Debate fired up again this week over the make-up of the Norwegian Nobel Committee, following reports that Norway’s Conservative Party is poised to use its new political muscle to unseat the current committee chairman, Thorbjørn Jagland. While Jagland is a controversial figure in Norway, two newspaper editorials in as many days have called for his retention as head of the group that chooses Nobel Peace Prize winners.
Under the terms of the will of prize benefactor Alfred Nobel, the Norwegian Nobel Committee is supposed to reflect the make-up of the Norwegian Parliament. Last year’s parliamentary election gave the Conservatives and the Progress Party enough seats in parliament to form a government. That also means there will be a conservative majority on the Nobel Committee, since the parties choose the committee members.
A majority of the members over the years have been former politicians from the parties themselves, appointed as a sort of reward for good service. There also have been others appointed to the committee, though, most recently the head of the Norwegian Bar Association (Berit Reiss-Andersen, appointed by Labour), as part of efforts to make the committee seem less political.
Neither the government nor the parliament have any say in who the committee chooses to win the Peace Prize, and the committee members’ negotiations are in fact bound by confidentiality clauses. China’s decision to nonetheless blame the Norwegian government for the 2010 choice of Chinese dissident Liu Xiaobo, and the diplomatic freeze that has followed, have renewed efforts to further distance the committee from the political parties charged with forming it.
Annan, Bildt and Clinton among candidates
Jagland’s six-year term is up this year, and newspaper VG reported over that weekend that the former Labour prime minister may thus be squeezed out by a new conservative majority on the committee, which appoints its own chairman. VG also reported that for the first time, a Norwegian political party may look beyond Norway’s borders, with the Conservatives considering international figures such as former UN Secretary General Kofi Annan or Swedish Foreign Minister and longtime peace broker Carl Bildt.
An appointment of Annan would mean the committee members would need to speak English at all their meetings, a factor that may dampen his candidacy along with his age. He’d be well over 80 by the time his six-year term was up. An appointment of Bildt should also be ruled out, argued newspaper Dagsavisen on Tuesday, since he’s an active politician and sitting government minister in Sweden. The committee members could at least speak their Scandinavian languages during deliberations, but Dagsavisen wrote that “it would be strange if a Swede were to lead the committee that hands out the Peace Prize, when Alfred Nobel demanded in his will that exactly this prize should be awarded in Norway, not Sweden, as are the other Nobel prizes.”
VG also reported that Jan Petersen, a former leader of the Conservatives and foreign minister, is among the Conservatives’ candidates for a Nobel committee seat. He’s returning to Norway after several years in Vienna, where the opera-loving Petersen served as Norway’s ambassador to Austria, and presumably open for a new top job. His candidacy was also dismissed by media commentators, though, as “just another former politician” who would not alter the image of the committee as highly political. Linda Hofstad Helleland, a Member of Parliament for Høyre, told VG she wanted the Conservatives to choose among Annan, Bildt, Petersen and also US Secretary of State Hillary Clinton. Dagsavisen noted that she may be too busy running for president again. The committee Nobel Institute would then also need to conduct all committee business, written and oral, in English. With some notable exceptions such as former chairman Gunnar Berge, most Nobel committee members can communicate in English, but like most Norwegians, are probably more comfortable speaking their own language.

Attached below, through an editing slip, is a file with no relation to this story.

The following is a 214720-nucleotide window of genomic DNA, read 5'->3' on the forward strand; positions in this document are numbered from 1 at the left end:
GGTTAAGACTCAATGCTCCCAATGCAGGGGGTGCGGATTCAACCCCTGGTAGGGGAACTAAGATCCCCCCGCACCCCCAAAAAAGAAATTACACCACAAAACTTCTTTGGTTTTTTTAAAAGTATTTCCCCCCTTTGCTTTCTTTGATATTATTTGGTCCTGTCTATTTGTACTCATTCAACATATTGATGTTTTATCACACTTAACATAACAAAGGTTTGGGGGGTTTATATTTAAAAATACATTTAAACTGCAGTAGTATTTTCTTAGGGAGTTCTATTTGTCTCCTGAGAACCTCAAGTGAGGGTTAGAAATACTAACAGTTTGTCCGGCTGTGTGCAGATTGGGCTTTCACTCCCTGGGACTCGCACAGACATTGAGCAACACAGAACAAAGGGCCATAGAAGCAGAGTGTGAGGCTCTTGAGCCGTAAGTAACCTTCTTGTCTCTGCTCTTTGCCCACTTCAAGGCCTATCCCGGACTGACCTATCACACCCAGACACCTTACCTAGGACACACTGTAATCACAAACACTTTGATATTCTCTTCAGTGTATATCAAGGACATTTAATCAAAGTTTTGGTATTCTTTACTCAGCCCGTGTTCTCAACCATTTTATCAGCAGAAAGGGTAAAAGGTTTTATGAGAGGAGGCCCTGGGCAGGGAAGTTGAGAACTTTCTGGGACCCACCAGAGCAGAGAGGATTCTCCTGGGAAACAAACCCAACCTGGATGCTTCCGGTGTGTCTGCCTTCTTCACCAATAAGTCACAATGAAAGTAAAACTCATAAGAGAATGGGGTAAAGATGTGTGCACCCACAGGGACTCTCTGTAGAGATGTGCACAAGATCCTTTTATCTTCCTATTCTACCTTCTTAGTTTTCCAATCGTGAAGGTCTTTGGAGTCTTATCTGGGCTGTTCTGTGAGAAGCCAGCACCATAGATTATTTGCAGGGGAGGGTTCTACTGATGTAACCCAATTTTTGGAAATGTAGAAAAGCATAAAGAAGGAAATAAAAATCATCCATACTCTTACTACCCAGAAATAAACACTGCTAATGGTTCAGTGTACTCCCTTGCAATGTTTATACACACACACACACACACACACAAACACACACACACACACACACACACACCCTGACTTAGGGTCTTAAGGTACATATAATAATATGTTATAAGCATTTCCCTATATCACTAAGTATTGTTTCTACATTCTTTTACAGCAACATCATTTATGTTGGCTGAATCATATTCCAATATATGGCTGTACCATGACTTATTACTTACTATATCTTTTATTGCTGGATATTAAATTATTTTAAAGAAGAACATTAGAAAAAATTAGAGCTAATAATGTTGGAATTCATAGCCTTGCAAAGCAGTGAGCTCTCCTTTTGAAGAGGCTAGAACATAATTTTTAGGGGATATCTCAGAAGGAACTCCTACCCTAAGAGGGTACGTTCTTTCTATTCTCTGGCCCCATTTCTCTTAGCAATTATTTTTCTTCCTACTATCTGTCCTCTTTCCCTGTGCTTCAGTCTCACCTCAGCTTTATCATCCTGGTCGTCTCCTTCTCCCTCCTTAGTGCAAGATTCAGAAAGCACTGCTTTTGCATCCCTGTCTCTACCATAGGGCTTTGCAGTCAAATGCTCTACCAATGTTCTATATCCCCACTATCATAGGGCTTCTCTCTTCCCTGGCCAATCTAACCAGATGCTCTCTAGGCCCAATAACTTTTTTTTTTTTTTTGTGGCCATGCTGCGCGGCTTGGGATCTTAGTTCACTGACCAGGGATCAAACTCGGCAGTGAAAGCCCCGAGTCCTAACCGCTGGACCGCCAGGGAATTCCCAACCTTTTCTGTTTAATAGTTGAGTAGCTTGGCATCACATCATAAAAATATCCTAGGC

Support for Jagland
Peace prizes awarded during Jagland’s tenure have sparked surprise and criticism, not least those to US President Barack Obama, Liu and the European Union. Both Dagsavisen and newspaper Aftenposten nonetheless urged the retention of Jagland as committee chairman, with Aftenposten claiming he has done a good job and stood firm in the face of China’s four-year assault on the committee’s integrity. Jagland relentlessly defends the committee’s independence, and Dagsavisen argues that dumping him now would fuel China’s incorrect suspicions that the Nobel Committee is simply an extension of Norway’s foreign ministry, which the Conservatives currently control.
If anything, argued Dagsavisen, the Nobel Committee’s secretariat should be strengthened. Longtime committee secretary Geir Lundestad, who also serves as director of the Nobel Institute, turns 70 in January and must retire. Six Norwegian professors have figured in the speculation around his successor, including Guri Hjeltnes of the Holocaustsenter in Oslo and Mats Berdal of King’s College in London. Svein Tønneson, a scholar and former head of the peace research center NUPI, is also considered a leading contender for the job.
Jagland, who also currently serves as the head of the Council of Europe in Strasbourg, declined to comment on his future as chairman of the Nobel Committee. “The Parliament chooses the committee,” he simply wrote in a text message to VG. “The committee chooses its leader.”